The characters’ literary thought and the underlying tension will draw you in and even when you have finished the last page, you will be aware of certain looks and silences; you will not miss someone’s touch again. You will notice not only what is patent, but also everything that is latent in life, and the moon, who watches over with a permanent vigilance, ‘the moon’s somnolent, half-open eye’ (80), becoming aware that ‘right from the very moment we come into the world, things begin to happen to you […], even if you hide away or stay very still and quiet and take no initiative or do anything’ and, as the narrator states himself, he ‘wasn’t totally passive nor did I pretend to be a mirage, to make myself invisible’ (4). At this point you will dive into his world to discover how he was not passive and how, despite his alleged invisibility in Muriel’s household, he shaped his own life by his being there.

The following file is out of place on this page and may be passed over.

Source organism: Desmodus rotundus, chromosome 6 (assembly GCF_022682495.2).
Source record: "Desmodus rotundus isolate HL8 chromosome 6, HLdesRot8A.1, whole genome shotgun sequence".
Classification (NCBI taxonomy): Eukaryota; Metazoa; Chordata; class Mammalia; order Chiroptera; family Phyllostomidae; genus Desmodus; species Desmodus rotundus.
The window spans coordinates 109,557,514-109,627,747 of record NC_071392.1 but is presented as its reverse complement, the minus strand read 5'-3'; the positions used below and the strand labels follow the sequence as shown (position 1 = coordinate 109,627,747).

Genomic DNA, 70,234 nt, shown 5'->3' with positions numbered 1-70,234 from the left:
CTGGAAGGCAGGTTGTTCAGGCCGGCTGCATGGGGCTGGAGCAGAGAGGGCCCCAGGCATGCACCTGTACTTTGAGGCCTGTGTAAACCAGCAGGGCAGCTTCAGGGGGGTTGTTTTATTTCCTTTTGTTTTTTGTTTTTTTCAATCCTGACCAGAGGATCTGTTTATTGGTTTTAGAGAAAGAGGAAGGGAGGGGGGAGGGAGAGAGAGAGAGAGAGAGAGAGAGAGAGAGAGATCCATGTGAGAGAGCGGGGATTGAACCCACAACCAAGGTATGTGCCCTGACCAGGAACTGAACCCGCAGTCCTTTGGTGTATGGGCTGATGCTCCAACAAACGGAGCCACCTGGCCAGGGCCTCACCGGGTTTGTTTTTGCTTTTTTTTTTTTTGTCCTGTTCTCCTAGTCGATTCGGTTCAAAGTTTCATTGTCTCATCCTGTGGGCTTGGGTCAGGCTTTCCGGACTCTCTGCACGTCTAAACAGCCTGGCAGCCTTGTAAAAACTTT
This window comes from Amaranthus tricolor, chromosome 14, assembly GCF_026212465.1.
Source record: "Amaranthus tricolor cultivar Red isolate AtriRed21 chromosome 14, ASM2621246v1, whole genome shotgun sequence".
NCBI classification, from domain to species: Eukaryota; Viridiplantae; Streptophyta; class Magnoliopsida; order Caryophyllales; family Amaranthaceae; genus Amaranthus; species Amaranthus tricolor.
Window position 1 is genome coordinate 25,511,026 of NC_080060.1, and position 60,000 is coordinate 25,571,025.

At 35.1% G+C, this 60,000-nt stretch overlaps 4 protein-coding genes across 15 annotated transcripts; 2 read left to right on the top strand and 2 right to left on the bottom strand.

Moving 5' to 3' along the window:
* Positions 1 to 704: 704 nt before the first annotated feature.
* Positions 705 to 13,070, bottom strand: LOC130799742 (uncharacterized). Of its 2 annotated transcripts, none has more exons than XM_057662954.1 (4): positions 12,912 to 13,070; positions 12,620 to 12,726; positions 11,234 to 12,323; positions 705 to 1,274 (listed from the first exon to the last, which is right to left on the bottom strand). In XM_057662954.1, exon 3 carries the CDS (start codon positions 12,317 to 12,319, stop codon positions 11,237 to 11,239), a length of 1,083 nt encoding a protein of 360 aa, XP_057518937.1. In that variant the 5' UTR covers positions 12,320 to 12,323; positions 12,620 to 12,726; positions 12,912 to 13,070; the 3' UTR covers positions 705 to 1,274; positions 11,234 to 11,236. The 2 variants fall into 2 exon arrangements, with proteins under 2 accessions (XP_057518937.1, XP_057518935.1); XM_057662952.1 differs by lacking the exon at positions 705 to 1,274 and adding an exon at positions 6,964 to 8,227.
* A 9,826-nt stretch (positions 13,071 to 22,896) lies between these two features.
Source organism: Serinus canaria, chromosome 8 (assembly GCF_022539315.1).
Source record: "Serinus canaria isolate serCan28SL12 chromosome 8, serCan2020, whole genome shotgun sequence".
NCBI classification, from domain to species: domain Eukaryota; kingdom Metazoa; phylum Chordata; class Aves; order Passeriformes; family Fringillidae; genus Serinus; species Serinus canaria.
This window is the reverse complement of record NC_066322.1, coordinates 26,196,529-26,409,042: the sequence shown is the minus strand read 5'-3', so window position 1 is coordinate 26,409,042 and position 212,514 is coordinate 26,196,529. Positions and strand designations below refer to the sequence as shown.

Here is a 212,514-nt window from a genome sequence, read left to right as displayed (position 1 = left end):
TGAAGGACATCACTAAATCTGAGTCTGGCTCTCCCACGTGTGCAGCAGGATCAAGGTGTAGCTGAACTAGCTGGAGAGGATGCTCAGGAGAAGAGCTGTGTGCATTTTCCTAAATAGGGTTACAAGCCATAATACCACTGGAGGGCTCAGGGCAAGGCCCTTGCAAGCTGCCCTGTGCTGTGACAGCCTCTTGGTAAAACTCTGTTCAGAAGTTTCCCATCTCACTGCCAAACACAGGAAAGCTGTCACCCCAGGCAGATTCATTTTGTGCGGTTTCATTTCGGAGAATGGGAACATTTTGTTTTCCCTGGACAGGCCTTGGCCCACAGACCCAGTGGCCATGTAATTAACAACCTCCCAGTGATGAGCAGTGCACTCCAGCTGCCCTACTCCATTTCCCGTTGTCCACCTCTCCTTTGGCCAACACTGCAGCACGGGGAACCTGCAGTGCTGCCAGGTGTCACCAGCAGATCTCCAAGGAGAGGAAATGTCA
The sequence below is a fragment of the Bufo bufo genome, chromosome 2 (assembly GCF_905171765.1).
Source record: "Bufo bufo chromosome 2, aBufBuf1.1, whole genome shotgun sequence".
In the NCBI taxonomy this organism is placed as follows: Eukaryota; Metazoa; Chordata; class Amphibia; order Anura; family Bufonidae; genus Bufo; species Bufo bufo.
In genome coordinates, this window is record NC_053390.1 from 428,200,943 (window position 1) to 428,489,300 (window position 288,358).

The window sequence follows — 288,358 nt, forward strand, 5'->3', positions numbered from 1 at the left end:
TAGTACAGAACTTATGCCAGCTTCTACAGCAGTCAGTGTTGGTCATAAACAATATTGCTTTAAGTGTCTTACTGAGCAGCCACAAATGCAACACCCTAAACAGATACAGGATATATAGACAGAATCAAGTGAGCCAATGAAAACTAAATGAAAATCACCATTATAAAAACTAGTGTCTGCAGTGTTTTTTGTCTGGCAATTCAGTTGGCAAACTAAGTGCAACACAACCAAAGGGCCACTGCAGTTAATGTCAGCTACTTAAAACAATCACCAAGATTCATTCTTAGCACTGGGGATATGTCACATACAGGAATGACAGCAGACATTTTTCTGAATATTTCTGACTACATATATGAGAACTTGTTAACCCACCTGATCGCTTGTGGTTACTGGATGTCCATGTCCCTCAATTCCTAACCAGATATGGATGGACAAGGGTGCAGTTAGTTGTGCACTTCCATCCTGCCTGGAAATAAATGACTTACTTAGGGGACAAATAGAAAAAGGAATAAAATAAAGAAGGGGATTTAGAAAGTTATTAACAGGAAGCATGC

The story recounts the family events in which Juan de Vere saw himself involved as a result of taking a job as an assistant of filmmaker Eduardo Muriel and practically moving into his family home. There, he witnesses the unusual and unhappy relationship he has with his wife, Beatriz Noguera, whom de Vere starts following during her outings in Madrid. Divorce is not legal in Spain yet but the post-Franco permissiveness and liberalization have already been set in motion during the time in which this novel is set, the so-called movida madrileña of the early 80s. De Vere joins the party and, like many, favours Chicote and other Madrid venues over sleep. He also takes part in suppers and gatherings with his boss’s circle of friends and acquaintances, which include the eminent professor Francisco Rico, Dr Van Vechten, Roy and occasionally the Hispanist Peter Wheeler, as well as bullfighters and film folk (the producer Harry Alan Towers, Herbert Lom and Marías’s uncle Jess Franco – and even the occasional Bond girl – all play their part in this most original and intriguing novel). During the time he spends in their company, de Vere sees his life irrevocably shaped – often, it seems, despite himself – as a result of what he witnesses. His life becomes tangled with theirs and with the secret that Muriel first does and then does not want him to find out for him. And yet, de Vere asserts ‘How little it takes for what exists not to have existed’ (500), one of the many interesting remarks which envelopes this story in an aura of uncertainty by questioning the irreversibility of it all. Within the intrigues of the novel, the issue of desire arises as an essential part of marriage and youth. Like everything else, it becomes distorted by the passage of time and memory but it emerges as a powerful force. ‘Sensations are unstable things, they become transformed in memory, they shift and dance, they can prevail over what was said or heard, over rejection or acceptance. Sometimes, sensations can make us give up and, at others, encourage us to try again’ (91). Even though Muriel talks only about himself when he mentions falling into a kind of ‘hubris’ (459) at one stage of his life, the term could be adequate to describe the impulsive (sometimes excessive) behaviour of various characters in the novel, whose leitmotif is certainly not the measured or reasonable concept of its opposed notion, sophrosyne.